Please note: This was published over a year ago. Phone numbers, email addresses and other information may have changed.
French instructor toast of Sylvania
Photos and Story by James Hill
Fulbright Teacher Exchange participant Joëlle Lopez-Schadeck is the toast of PCC. Just ask a few of her hosts.
"Joëlle is an absolutely delightful colleague, both for the ways in which she illuminates aspects of French life and culture, but also for the ways she gives us a new perspective on American life," said Dave Stout, division dean of English/Modern Languages Division. "She has helped me to reconsider, for example, the notion that eating lunch on the run is a civilized thing to do. Taking the time to have a full lunch with rich conversation really does give a whole new perspective on the PCC workday."
Lopez-Schadeck, who has been living in Southeast Portland, has certainly impressed her own mentor at the Sylvania Campus, who has gleaned plenty of useful information, too.
"Working with Joëlle this year has been a true pleasure," said Sarah Bentley-Quintero, Spanish instructor. "We have shared countless laughs over the oddities of American culture (such as drinking coffee from lidded-cups while driving, walking or shopping), as well as fascinating and insightful conversations about the education systems in France and the U.S. After much sampling, she has also taught me to appreciate a good croissant!"
The French instructor’s stay at PCC is a result of her participation in the Fulbright Teacher Exchange Program through the J. William Fulbright Scholarship Board. She switched places for the school year with PCC French instructor Stephanie Whitney-Bradley, who is teaching at Lopez-Schadeck’s school in France. The Fulbright program is operated by the Bureau of Educational and Cultural Affairs of the U.S. State Department. She is one of approximately 170 international citizens who are teaching in the United States through the program.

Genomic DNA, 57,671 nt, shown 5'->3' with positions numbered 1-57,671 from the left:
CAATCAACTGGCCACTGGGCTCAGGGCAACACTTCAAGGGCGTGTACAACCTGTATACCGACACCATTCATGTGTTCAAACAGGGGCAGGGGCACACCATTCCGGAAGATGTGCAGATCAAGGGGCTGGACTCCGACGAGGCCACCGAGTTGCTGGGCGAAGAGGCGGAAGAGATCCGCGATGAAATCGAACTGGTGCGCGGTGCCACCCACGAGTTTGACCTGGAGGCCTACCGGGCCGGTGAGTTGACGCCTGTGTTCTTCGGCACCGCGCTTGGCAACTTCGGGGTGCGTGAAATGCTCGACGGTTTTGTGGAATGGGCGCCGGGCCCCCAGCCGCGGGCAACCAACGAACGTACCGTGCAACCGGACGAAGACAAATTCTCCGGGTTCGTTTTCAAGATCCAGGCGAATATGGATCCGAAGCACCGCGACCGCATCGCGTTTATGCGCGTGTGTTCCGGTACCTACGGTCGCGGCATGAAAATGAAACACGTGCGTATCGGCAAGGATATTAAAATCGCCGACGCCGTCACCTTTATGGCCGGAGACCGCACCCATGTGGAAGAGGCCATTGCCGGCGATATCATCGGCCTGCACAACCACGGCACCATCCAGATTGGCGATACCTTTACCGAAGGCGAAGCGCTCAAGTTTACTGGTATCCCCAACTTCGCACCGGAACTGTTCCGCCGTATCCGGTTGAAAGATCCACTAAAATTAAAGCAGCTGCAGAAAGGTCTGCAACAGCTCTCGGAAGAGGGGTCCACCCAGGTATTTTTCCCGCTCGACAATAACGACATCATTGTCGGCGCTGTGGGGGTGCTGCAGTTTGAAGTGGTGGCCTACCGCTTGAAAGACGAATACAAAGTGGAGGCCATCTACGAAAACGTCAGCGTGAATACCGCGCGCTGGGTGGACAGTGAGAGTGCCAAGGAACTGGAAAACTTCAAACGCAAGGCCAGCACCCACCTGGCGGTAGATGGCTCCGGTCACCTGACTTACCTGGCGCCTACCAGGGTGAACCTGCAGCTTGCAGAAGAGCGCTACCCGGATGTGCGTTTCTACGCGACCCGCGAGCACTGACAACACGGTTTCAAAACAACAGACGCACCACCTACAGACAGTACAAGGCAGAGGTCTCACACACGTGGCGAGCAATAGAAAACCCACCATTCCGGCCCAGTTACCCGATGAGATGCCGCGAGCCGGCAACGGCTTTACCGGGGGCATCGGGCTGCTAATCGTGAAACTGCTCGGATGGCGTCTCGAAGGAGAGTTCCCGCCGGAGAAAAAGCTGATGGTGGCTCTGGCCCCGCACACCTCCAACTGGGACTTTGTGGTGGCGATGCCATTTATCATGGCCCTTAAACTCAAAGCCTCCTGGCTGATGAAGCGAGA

"I’ve been greeted like nowhere else," said Lopez-Schadeck. "It’s so different from Europe and the American people are welcoming of foreigners. It’s totally different in France where you work on a more individualistic basis and won’t see people for days. We don’t sit next to each other in cubicles and don’t contact one another. We never see the administrators. Here, I must admit that my administrative supervisors are all so nice. They give me great support."
Her stay at PCC since she arrived last fall has been one of discovery of not only how the college does things but life in general.
"I was surprised people here don’t seem to stop working," she added. "As soon as you put your feet on the floor and wake up, you start and don’t end until you go to sleep. In France we have breaks where we stand back and relax. We were told America is active but this is super active." There is a lot Lopez-Schadeck is adding to PCC and getting back as well.
"It’s been quite a change," she said. "I really like it. I’m not used to it. It’s a lot of work, but I love the contacts and responses of the students, especially first-year students. They have an interest to interact and there are more fun activities here as opposed to our curriculum back home."
Lopez-Schadeck teaches two classes of Whitney-Bradley’s – beginning and second-year French as well as a French culture class. Meanwhile, Whitney-Bradley is teaching Lopez-Schadeck’s three classes at the high school Lycée Jean Mermoz in the Southern French city of Montpellier. It’s a vocational school where students are looking for a training certificate for a particular career.
"I think there is a closer approach between students and staff here," Lopez-Schadeck said. "Usually in France we keep our distance with the students. Here, I was surprised to see the ease of which the faculty contacts between staff and students, administrators and staff; it’s very cool. I love it. In France, we have a sense of hierarchy."
Lopez-Schadeck, who has a doctorate in American literature and knows plenty about our culture, said this exchange has been a lifelong dream. However, earlier in her life that dream had to be put on hold as she and her husband, who is also a teacher, raised their three kids. With the children older, her chance at an American exchange opened up.
The family worked out a plan where Schadeck-Lopez and her two daughters would come with her to Oregon while her husband and son stayed back in France and would visit during Christmas and Easter holiday. But the real vacation and enjoyment seems to be coming most from her daughters.
"They are living it up," she said. "I’m so happy for the both of them. For the older one it wasn’t so much a challenge for language as she knew English and didn’t need to take ESL. She goes to Franklin High School and is doing very well. The younger one didn’t know a word of English and now talks like an American girl. Her teacher at Atkinson Elementary says she is doing well and is known as the French girl – very popular. For me, being a linguist, I was delighted."
Now that her time at PCC is in its final months, what would she tell another teacher back home who would have a chance to do the exchange?
"Go without reflection," she said. "You will never regret such an experience."